The first Icelander, Ingolfur Arnarson settled in the Reykjavik area in 874 CE. Interestingly, the male settlers were Nordic, and the females were Celtic. Or rather the heritage of the majority of Icelanders is shown to be as such. The culture of the people of Iceland have been surviving on the island for over 1100 years - enough time to make a distinctive language, culture and identity. One of the places we visited on the Golden Circle tour was þingvellir, the site of Iceland's, and the world's, first democratic parliament: the Alþingi (Althingi). This plain is next to the largest natural lake in Iceland (þingvallavatn), on top of the rift between the Eurasian and North American plates, surrounded by glacial mountains, hot springs and is bloody breathtaking. þingvellir was chosen, according to historical Icelandic Sagas as the owner of the land was found guilty of murdering a celtic slave. As punishment - to him and his family - the lands were taken away, and used as a public meeting plain.
Icelandic is derived from Old Norse, and has remained a stable language since the time that the Sagas were written. It is the only modern language to retain the symbols þ (thorn) and ð (eth). One is basically a hard TH sound, and the other is soft. Or at least, thats how I've been reading it. It creates a tongue twister to try and 1) wrap the head around reading a new symbol and 2) say things like Viðskiptablaðið (Vithskiptathith?). The idea of "þing" has been passed down through the generations to mean assembly, entity and now: thing.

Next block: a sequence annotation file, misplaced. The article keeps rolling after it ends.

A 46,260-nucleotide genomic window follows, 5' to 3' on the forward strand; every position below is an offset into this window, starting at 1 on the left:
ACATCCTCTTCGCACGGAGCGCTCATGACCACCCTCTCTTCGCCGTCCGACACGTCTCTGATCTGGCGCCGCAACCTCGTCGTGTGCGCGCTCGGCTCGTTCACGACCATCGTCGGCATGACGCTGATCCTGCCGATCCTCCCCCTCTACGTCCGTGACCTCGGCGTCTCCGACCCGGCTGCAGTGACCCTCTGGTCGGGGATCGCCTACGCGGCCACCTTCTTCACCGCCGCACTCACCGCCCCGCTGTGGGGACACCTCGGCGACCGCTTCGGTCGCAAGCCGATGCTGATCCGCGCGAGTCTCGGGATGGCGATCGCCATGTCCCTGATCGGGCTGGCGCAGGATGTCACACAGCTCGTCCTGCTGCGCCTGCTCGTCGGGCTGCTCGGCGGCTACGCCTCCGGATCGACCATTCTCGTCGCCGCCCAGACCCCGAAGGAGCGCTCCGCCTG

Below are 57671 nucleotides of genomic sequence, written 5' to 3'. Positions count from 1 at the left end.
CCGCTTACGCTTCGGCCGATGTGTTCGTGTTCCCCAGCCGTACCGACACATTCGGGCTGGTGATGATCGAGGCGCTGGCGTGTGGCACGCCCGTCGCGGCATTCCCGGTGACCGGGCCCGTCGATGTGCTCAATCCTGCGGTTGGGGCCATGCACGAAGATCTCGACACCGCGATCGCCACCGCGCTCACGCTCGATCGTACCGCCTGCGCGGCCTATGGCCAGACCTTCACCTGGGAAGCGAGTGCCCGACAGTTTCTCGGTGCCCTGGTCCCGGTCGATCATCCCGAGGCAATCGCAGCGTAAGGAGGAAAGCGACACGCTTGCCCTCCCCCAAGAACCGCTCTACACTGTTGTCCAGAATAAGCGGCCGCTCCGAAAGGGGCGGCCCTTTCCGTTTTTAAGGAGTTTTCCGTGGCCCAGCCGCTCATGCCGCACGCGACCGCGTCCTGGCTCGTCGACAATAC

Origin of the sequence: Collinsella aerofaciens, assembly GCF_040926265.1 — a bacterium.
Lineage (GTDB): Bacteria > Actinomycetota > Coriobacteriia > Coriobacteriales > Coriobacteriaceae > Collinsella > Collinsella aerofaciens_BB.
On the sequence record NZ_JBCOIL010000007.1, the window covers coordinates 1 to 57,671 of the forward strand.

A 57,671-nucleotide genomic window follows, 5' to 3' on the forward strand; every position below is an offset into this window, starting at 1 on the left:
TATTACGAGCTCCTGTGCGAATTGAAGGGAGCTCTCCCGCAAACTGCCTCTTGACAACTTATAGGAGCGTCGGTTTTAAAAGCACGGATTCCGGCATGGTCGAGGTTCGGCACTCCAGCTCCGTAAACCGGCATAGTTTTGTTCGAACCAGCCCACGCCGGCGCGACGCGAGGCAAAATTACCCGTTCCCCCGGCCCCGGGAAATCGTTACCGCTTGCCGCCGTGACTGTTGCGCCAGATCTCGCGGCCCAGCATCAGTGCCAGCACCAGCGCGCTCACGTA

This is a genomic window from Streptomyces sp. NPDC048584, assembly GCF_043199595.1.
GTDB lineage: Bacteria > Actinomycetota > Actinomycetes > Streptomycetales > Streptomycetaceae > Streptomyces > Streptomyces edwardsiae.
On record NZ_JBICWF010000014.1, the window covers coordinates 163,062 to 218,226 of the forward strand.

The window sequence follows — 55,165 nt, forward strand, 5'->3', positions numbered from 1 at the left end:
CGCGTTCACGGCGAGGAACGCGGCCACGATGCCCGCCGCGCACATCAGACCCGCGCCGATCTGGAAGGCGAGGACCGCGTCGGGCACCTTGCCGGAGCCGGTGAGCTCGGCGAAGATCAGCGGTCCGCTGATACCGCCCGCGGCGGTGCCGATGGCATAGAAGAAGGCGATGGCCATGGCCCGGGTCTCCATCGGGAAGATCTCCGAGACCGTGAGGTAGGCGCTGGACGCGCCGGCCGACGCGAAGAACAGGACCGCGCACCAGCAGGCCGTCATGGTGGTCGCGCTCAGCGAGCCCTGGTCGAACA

The Icelanders I met (which were few, I admit) have been polite, if brusk. They are astoundingly fluent in English, and yet appreciate the effort made to say "takk fyrir". Self described "car loving and lazy" , backed by the evidence of pedestrians. The first night we were in Reykjavik, Matt and I went for a walk to hunt for dinner. The only people we encountered walking around were going from a vehicle to the supermarket. And we took a long walk that night, mainly because we got lost. On the other hand, the adventurous ones hike for miles and miles through terrain I'd be afraid to get lost on. Hiking trails are everywhere, especially in uninhabited regions; such as the central highlands and glacial caps. Something like 75% of the population live in or near Rekjavik, 2% live in rural communities and the rest in various towns along the coast lines. This a recent phenomenon, as up until the 20th century, everyone lived on subsistence farming. There are only 330,000 peeps!
The roads in Iceland are separated into two categories, regular and F roads. Regular roads are smooth, and seem to be made of black tar and chip. But at the side of Hringvegur, we saw a construction zone. Trucks came barrelling through the lava plains, carrying freshly quarried rock, and dumping at the road construction zone. The material was black, same as the lava rocks and sand in the area. The roads are made of the available material - lava rocks! Roads are smooth, and intersections are almost always roundabouts - and the roundabouts vary in size from medium, where one has to shift into 2nd gear to get around, and huge , where one can drive at full tilt. There are passes over the mountains, and near glaciers. Inclines we went over were at 12%.